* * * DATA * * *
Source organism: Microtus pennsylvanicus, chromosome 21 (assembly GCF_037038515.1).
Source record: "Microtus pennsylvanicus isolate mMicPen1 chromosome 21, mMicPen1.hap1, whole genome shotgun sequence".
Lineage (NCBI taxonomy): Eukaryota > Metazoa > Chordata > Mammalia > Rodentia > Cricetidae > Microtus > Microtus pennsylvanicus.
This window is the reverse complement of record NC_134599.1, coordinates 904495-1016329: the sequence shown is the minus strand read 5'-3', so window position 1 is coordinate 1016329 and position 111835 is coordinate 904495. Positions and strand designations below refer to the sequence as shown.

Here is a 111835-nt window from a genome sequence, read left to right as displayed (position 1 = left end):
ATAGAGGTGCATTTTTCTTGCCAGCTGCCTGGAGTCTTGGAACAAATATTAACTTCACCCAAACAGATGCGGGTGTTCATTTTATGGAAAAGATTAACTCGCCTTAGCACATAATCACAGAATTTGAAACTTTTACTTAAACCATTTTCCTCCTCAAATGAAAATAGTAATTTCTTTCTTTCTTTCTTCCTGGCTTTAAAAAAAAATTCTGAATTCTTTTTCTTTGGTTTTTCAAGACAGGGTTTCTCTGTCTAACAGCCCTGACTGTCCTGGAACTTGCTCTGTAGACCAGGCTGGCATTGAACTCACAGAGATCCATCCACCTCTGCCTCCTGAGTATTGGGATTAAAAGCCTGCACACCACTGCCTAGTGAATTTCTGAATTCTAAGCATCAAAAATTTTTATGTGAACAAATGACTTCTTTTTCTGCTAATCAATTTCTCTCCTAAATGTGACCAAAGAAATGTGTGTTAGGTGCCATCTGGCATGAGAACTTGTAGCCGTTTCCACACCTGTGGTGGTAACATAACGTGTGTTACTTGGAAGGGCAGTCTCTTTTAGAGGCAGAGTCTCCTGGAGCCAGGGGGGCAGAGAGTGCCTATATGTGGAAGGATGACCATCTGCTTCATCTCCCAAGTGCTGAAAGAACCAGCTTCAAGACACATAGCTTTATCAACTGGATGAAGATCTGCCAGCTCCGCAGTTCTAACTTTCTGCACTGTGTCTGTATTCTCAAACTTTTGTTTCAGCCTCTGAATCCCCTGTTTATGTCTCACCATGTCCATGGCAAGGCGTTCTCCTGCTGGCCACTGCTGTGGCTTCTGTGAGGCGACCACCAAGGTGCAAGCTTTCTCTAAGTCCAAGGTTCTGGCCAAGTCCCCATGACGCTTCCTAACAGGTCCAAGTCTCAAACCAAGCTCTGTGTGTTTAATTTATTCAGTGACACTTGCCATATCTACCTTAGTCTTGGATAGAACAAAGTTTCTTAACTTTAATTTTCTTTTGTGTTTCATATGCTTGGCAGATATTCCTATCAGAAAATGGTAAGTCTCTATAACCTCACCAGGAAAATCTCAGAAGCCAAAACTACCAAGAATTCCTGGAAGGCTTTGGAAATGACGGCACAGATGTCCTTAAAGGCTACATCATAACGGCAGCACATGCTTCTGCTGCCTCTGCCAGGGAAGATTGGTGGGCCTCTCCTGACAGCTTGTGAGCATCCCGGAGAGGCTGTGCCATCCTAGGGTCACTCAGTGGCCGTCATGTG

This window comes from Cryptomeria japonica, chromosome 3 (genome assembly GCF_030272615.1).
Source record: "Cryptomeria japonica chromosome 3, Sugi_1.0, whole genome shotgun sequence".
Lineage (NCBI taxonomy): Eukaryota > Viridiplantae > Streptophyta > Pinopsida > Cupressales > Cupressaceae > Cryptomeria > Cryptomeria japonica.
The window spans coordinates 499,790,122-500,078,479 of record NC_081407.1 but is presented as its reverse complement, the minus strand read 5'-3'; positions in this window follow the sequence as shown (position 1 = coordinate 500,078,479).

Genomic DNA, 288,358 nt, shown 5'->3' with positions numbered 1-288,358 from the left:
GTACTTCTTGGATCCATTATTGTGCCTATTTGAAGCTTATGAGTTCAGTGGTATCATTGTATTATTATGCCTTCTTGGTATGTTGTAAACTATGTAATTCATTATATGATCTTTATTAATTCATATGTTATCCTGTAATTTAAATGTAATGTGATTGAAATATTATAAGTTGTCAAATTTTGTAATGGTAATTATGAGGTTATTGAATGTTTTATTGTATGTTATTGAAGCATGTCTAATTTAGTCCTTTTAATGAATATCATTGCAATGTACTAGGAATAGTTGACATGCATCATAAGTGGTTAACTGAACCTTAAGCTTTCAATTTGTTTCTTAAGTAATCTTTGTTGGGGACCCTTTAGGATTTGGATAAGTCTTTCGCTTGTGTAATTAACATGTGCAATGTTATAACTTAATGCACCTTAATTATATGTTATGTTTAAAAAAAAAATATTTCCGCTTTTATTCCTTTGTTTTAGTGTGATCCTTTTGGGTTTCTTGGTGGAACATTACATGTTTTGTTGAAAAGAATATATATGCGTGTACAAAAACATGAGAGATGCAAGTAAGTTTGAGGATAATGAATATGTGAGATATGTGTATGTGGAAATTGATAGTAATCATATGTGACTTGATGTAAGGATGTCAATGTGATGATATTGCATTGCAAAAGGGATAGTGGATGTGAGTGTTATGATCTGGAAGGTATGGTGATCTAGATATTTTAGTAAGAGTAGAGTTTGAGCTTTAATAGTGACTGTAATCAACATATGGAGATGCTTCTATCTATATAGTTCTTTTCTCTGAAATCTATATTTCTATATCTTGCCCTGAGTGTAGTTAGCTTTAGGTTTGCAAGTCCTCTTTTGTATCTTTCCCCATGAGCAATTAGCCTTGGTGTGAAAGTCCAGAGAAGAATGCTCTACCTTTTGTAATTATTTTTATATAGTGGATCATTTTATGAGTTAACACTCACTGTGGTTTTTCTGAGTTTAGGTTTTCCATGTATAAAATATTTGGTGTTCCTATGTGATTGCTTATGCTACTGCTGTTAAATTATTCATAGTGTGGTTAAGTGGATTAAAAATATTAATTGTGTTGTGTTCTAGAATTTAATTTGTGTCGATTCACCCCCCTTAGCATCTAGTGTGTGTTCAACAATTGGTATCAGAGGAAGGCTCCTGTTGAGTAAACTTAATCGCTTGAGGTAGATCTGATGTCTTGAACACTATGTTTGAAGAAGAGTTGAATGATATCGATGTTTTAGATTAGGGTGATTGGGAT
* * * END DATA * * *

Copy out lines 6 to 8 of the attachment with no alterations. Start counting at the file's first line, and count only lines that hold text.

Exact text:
ATAGAGGTGCATTTTTCTTGCCAGCTGCCTGGAGTCTTGGAACAAATATTAACTTCACCCAAACAGATGCGGGTGTTCATTTTATGGAAAAGATTAACTCGCCTTAGCACATAATCACAGAATTTGAAACTTTTACTTAAACCATTTTCCTCCTCAAATGAAAATAGTAATTTCTTTCTTTCTTTCTTCCTGGCTTTAAAAAAAAATTCTGAATTCTTTTTCTTTGGTTTTTCAAGACAGGGTTTCTCTGTCTAACAGCCCTGACTGTCCTGGAACTTGCTCTGTAGACCAGGCTGGCATTGAACTCACAGAGATCCATCCACCTCTGCCTCCTGAGTATTGGGATTAAAAGCCTGCACACCACTGCCTAGTGAATTTCTGAATTCTAAGCATCAAAAATTTTTATGTGAACAAATGACTTCTTTTTCTGCTAATCAATTTCTCTCCTAAATGTGACCAAAGAAATGTGTGTTAGGTGCCATCTGGCATGAGAACTTGTAGCCGTTTCCACACCTGTGGTGGTAACATAACGTGTGTTACTTGGAAGGGCAGTCTCTTTTAGAGGCAGAGTCTCCTGGAGCCAGGGGGGCAGAGAGTGCCTATATGTGGAAGGATGACCATCTGCTTCATCTCCCAAGTGCTGAAAGAACCAGCTTCAAGACACATAGCTTTATCAACTGGATGAAGATCTGCCAGCTCCGCAGTTCTAACTTTCTGCACTGTGTCTGTATTCTCAAACTTTTGTTTCAGCCTCTGAATCCCCTGTTTATGTCTCACCATGTCCATGGCAAGGCGTTCTCCTGCTGGCCACTGCTGTGGCTTCTGTGAGGCGACCACCAAGGTGCAAGCTTTCTCTAAGTCCAAGGTTCTGGCCAAGTCCCCATGACGCTTCCTAACAGGTCCAAGTCTCAAACCAAGCTCTGTGTGTTTAATTTATTCAGTGACACTTGCCATATCTACCTTAGTCTTGGATAGAACAAAGTTTCTTAACTTTAATTTTCTTTTGTGTTTCATATGCTTGGCAGATATTCCTATCAGAAAATGGTAAGTCTCTATAACCTCACCAGGAAAATCTCAGAAGCCAAAACTACCAAGAATTCCTGGAAGGCTTTGGAAATGACGGCACAGATGTCCTTAAAGGCTACATCATAACGGCAGCACATGCTTCTGCTGCCTCTGCCAGGGAAGATTGGTGGGCCTCTCCTGACAGCTTGTGAGCATCCCGGAGAGGCTGTGCCATCCTAGGGTCACTCAGTGGCCGTCATGTG

This window comes from Cryptomeria japonica, chromosome 3 (genome assembly GCF_030272615.1).
Source record: "Cryptomeria japonica chromosome 3, Sugi_1.0, whole genome shotgun sequence".